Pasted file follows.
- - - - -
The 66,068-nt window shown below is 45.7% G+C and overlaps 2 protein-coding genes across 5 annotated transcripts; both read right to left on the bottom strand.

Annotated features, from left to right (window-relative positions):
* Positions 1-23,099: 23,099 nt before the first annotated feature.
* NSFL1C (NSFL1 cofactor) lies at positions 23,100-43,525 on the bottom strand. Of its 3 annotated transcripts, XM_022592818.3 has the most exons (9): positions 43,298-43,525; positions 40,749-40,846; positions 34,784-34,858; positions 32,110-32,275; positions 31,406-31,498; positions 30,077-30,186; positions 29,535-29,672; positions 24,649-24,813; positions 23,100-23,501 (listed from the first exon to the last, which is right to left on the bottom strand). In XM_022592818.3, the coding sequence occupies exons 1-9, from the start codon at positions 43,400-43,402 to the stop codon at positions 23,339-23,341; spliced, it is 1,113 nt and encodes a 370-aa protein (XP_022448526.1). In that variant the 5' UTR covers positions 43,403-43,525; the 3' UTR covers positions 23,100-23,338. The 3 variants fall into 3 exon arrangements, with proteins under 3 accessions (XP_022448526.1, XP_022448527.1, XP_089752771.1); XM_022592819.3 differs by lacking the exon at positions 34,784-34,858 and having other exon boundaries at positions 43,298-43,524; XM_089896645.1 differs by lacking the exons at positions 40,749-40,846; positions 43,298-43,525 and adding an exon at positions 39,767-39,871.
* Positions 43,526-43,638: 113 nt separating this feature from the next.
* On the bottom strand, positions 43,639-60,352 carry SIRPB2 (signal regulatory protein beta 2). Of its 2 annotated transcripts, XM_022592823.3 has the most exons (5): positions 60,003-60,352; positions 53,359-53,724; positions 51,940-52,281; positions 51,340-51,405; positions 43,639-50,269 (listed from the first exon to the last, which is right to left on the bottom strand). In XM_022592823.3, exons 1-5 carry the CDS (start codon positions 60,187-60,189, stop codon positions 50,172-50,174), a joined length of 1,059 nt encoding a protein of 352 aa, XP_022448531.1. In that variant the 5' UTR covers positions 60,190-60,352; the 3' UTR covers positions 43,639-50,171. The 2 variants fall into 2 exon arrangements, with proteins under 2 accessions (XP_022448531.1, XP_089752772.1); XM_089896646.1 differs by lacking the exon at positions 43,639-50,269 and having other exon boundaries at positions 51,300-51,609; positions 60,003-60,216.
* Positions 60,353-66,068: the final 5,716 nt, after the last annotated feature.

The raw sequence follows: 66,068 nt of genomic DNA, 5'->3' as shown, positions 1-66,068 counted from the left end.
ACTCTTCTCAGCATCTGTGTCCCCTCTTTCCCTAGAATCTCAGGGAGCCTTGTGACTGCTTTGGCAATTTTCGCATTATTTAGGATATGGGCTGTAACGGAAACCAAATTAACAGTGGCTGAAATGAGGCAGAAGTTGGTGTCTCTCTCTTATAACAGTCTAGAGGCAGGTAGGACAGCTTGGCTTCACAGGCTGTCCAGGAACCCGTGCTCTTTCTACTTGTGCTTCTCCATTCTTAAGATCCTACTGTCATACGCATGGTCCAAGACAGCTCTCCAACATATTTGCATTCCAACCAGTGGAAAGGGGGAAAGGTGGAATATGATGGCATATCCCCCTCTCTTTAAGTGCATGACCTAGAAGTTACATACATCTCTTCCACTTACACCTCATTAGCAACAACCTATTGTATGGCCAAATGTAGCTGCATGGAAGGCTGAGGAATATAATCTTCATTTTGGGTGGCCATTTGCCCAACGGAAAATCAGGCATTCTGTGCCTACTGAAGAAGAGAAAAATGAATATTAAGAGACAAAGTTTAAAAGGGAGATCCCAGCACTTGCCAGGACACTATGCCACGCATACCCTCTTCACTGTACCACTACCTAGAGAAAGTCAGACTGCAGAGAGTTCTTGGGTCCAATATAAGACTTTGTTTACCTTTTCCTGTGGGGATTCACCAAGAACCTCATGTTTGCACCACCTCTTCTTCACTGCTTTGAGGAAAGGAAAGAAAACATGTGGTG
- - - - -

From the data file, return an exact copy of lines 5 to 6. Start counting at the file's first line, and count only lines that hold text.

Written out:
* Positions 43,526-43,638: 113 nt separating this feature from the next.
* On the bottom strand, positions 43,639-60,352 carry SIRPB2 (signal regulatory protein beta 2). Of its 2 annotated transcripts, XM_022592823.3 has the most exons (5): positions 60,003-60,352; positions 53,359-53,724; positions 51,940-52,281; positions 51,340-51,405; positions 43,639-50,269 (listed from the first exon to the last, which is right to left on the bottom strand). In XM_022592823.3, exons 1-5 carry the CDS (start codon positions 60,187-60,189, stop codon positions 50,172-50,174), a joined length of 1,059 nt encoding a protein of 352 aa, XP_022448531.1. In that variant the 5' UTR covers positions 60,190-60,352; the 3' UTR covers positions 43,639-50,171. The 2 variants fall into 2 exon arrangements, with proteins under 2 accessions (XP_022448531.1, XP_089752772.1); XM_089896646.1 differs by lacking the exon at positions 43,639-50,269 and having other exon boundaries at positions 51,300-51,609; positions 60,003-60,216.